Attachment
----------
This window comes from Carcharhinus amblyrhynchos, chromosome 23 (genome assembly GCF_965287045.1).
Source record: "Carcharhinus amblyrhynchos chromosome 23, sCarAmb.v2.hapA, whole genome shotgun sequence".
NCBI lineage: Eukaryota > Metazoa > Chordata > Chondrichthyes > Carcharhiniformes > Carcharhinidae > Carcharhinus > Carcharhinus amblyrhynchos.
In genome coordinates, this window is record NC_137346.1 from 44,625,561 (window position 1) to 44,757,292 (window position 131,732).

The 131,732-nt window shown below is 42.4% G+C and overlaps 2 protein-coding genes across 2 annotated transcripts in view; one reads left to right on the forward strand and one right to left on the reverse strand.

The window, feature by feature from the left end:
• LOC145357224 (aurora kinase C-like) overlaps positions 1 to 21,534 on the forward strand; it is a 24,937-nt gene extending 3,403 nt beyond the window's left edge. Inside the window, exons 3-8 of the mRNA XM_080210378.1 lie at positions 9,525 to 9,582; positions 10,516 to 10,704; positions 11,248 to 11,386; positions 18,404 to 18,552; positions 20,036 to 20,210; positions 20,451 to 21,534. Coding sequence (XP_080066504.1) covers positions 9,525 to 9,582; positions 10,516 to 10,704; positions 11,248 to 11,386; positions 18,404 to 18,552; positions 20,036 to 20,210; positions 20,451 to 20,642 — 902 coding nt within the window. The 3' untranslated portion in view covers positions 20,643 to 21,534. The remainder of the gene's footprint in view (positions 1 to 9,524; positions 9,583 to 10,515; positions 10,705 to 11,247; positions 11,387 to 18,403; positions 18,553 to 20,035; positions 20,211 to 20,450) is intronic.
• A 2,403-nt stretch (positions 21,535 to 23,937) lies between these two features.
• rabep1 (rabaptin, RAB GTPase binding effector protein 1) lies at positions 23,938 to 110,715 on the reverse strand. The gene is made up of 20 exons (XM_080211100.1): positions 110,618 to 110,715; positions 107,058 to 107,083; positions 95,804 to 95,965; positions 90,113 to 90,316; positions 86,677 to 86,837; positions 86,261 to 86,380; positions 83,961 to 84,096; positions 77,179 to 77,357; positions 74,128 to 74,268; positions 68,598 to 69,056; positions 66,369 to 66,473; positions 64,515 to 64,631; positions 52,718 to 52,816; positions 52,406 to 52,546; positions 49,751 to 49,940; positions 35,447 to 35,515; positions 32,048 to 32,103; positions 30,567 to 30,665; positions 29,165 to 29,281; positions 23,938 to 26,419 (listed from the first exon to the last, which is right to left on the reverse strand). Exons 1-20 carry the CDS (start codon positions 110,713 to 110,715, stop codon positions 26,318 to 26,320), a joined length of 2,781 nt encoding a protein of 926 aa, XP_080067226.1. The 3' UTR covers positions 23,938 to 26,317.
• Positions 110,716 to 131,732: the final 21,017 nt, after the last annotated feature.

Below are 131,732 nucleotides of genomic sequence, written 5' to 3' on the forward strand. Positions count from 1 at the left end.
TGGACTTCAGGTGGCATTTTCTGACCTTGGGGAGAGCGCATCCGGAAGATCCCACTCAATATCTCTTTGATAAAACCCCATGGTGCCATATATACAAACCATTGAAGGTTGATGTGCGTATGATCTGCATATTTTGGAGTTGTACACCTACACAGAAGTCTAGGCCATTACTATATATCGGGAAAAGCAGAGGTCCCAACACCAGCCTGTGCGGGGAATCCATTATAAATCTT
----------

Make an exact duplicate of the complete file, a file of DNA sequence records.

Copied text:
This window comes from Carcharhinus amblyrhynchos, chromosome 23 (genome assembly GCF_965287045.1).
Source record: "Carcharhinus amblyrhynchos chromosome 23, sCarAmb.v2.hapA, whole genome shotgun sequence".
NCBI lineage: Eukaryota > Metazoa > Chordata > Chondrichthyes > Carcharhiniformes > Carcharhinidae > Carcharhinus > Carcharhinus amblyrhynchos.
In genome coordinates, this window is record NC_137346.1 from 44,625,561 (window position 1) to 44,757,292 (window position 131,732).

The 131,732-nt window shown below is 42.4% G+C and overlaps 2 protein-coding genes across 2 annotated transcripts in view; one reads left to right on the forward strand and one right to left on the reverse strand.

The window, feature by feature from the left end:
• LOC145357224 (aurora kinase C-like) overlaps positions 1 to 21,534 on the forward strand; it is a 24,937-nt gene extending 3,403 nt beyond the window's left edge. Inside the window, exons 3-8 of the mRNA XM_080210378.1 lie at positions 9,525 to 9,582; positions 10,516 to 10,704; positions 11,248 to 11,386; positions 18,404 to 18,552; positions 20,036 to 20,210; positions 20,451 to 21,534. Coding sequence (XP_080066504.1) covers positions 9,525 to 9,582; positions 10,516 to 10,704; positions 11,248 to 11,386; positions 18,404 to 18,552; positions 20,036 to 20,210; positions 20,451 to 20,642 — 902 coding nt within the window. The 3' untranslated portion in view covers positions 20,643 to 21,534. The remainder of the gene's footprint in view (positions 1 to 9,524; positions 9,583 to 10,515; positions 10,705 to 11,247; positions 11,387 to 18,403; positions 18,553 to 20,035; positions 20,211 to 20,450) is intronic.
• A 2,403-nt stretch (positions 21,535 to 23,937) lies between these two features.
• rabep1 (rabaptin, RAB GTPase binding effector protein 1) lies at positions 23,938 to 110,715 on the reverse strand. The gene is made up of 20 exons (XM_080211100.1): positions 110,618 to 110,715; positions 107,058 to 107,083; positions 95,804 to 95,965; positions 90,113 to 90,316; positions 86,677 to 86,837; positions 86,261 to 86,380; positions 83,961 to 84,096; positions 77,179 to 77,357; positions 74,128 to 74,268; positions 68,598 to 69,056; positions 66,369 to 66,473; positions 64,515 to 64,631; positions 52,718 to 52,816; positions 52,406 to 52,546; positions 49,751 to 49,940; positions 35,447 to 35,515; positions 32,048 to 32,103; positions 30,567 to 30,665; positions 29,165 to 29,281; positions 23,938 to 26,419 (listed from the first exon to the last, which is right to left on the reverse strand). Exons 1-20 carry the CDS (start codon positions 110,713 to 110,715, stop codon positions 26,318 to 26,320), a joined length of 2,781 nt encoding a protein of 926 aa, XP_080067226.1. The 3' UTR covers positions 23,938 to 26,317.
• Positions 110,716 to 131,732: the final 21,017 nt, after the last annotated feature.

Below are 131,732 nucleotides of genomic sequence, written 5' to 3' on the forward strand. Positions count from 1 at the left end.
TGGACTTCAGGTGGCATTTTCTGACCTTGGGGAGAGCGCATCCGGAAGATCCCACTCAATATCTCTTTGATAAAACCCCATGGTGCCATATATACAAACCATTGAAGGTTGATGTGCGTATGATCTGCATATTTTGGAGTTGTACACCTACACAGAAGTCTAGGCCATTACTATATATCGGGAAAAGCAGAGGTCCCAACACCAGCCTGTGCGGGGAATCCATTATAAATCTT